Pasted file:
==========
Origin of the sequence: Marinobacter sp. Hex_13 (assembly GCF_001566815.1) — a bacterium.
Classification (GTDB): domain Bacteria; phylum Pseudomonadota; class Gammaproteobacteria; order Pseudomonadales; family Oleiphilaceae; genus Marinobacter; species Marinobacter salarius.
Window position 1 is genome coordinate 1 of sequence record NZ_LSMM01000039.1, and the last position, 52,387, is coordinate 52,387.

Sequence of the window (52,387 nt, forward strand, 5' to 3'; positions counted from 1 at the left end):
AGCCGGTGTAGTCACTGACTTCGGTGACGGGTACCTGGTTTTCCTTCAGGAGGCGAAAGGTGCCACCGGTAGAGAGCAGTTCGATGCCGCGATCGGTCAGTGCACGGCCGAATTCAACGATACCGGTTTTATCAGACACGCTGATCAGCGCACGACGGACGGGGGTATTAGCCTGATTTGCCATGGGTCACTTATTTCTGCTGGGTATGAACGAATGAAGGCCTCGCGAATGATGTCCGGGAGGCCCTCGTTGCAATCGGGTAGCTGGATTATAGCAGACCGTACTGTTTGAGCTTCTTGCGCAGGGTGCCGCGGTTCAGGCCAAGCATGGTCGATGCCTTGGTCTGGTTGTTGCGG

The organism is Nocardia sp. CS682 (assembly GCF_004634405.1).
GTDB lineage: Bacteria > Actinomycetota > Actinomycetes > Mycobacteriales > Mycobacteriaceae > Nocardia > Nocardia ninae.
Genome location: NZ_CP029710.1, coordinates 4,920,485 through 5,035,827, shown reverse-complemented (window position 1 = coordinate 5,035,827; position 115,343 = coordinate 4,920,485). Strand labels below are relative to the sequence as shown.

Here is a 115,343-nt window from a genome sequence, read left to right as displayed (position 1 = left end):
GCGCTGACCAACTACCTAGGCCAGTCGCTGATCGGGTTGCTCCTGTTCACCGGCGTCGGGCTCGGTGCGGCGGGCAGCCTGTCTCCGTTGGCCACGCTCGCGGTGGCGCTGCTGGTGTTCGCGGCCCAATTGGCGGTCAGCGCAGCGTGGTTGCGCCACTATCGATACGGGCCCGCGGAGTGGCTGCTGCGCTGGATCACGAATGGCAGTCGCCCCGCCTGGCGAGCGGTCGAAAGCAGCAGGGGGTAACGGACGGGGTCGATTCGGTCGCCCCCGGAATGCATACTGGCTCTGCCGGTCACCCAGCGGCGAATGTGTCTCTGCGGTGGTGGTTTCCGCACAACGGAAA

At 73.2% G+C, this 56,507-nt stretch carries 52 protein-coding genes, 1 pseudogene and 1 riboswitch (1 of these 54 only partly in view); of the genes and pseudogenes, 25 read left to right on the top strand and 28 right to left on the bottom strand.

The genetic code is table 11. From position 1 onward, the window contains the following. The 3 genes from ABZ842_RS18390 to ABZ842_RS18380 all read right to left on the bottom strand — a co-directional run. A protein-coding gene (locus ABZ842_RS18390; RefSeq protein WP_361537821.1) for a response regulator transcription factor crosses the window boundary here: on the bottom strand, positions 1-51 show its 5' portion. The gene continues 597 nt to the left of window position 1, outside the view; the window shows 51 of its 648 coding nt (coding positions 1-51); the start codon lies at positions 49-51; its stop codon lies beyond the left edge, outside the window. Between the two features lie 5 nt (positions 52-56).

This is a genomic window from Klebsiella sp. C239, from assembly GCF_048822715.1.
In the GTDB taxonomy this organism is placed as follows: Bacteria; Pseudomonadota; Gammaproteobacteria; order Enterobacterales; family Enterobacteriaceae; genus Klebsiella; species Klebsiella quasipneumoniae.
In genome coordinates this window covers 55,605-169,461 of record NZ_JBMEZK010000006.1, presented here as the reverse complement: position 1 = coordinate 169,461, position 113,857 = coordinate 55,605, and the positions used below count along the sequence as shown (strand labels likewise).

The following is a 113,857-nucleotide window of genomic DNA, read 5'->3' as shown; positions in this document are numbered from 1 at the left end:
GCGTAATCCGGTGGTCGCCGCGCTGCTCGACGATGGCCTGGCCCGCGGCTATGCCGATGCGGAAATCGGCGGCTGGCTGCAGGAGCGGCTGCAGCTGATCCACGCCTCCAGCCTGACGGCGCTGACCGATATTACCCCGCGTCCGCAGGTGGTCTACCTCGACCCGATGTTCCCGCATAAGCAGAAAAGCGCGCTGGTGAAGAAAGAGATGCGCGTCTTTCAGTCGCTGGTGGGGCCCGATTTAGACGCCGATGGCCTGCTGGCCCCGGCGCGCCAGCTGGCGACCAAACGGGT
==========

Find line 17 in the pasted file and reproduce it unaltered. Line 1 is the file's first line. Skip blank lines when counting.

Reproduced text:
GCGTAATCCGGTGGTCGCCGCGCTGCTCGACGATGGCCTGGCCCGCGGCTATGCCGATGCGGAAATCGGCGGCTGGCTGCAGGAGCGGCTGCAGCTGATCCACGCCTCCAGCCTGACGGCGCTGACCGATATTACCCCGCGTCCGCAGGTGGTCTACCTCGACCCGATGTTCCCGCATAAGCAGAAAAGCGCGCTGGTGAAGAAAGAGATGCGCGTCTTTCAGTCGCTGGTGGGGCCCGATTTAGACGCCGATGGCCTGCTGGCCCCGGCGCGCCAGCTGGCGACCAAACGGGT